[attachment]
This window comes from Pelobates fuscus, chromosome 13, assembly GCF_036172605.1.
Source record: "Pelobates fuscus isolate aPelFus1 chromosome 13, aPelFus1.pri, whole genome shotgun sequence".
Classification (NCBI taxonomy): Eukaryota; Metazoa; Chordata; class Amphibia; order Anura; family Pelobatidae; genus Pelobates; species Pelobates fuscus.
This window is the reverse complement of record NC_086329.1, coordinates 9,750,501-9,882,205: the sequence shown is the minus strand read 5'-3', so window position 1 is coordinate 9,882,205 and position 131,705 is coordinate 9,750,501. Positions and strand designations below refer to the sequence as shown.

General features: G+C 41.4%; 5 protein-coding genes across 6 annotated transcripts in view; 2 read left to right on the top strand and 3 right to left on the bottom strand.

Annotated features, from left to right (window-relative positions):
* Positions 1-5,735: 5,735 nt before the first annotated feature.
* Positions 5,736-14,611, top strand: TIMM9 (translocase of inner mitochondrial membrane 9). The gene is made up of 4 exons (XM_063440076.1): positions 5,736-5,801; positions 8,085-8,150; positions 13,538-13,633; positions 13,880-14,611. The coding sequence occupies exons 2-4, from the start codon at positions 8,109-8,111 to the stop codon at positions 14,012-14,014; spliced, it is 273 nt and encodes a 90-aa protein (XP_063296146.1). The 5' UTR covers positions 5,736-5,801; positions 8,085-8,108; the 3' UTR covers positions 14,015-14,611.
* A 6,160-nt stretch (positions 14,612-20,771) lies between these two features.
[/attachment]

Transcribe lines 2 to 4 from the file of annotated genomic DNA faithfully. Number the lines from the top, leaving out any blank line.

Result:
Source record: "Pelobates fuscus isolate aPelFus1 chromosome 13, aPelFus1.pri, whole genome shotgun sequence".
Classification (NCBI taxonomy): Eukaryota; Metazoa; Chordata; class Amphibia; order Anura; family Pelobatidae; genus Pelobates; species Pelobates fuscus.
This window is the reverse complement of record NC_086329.1, coordinates 9,750,501-9,882,205: the sequence shown is the minus strand read 5'-3', so window position 1 is coordinate 9,882,205 and position 131,705 is coordinate 9,750,501. Positions and strand designations below refer to the sequence as shown.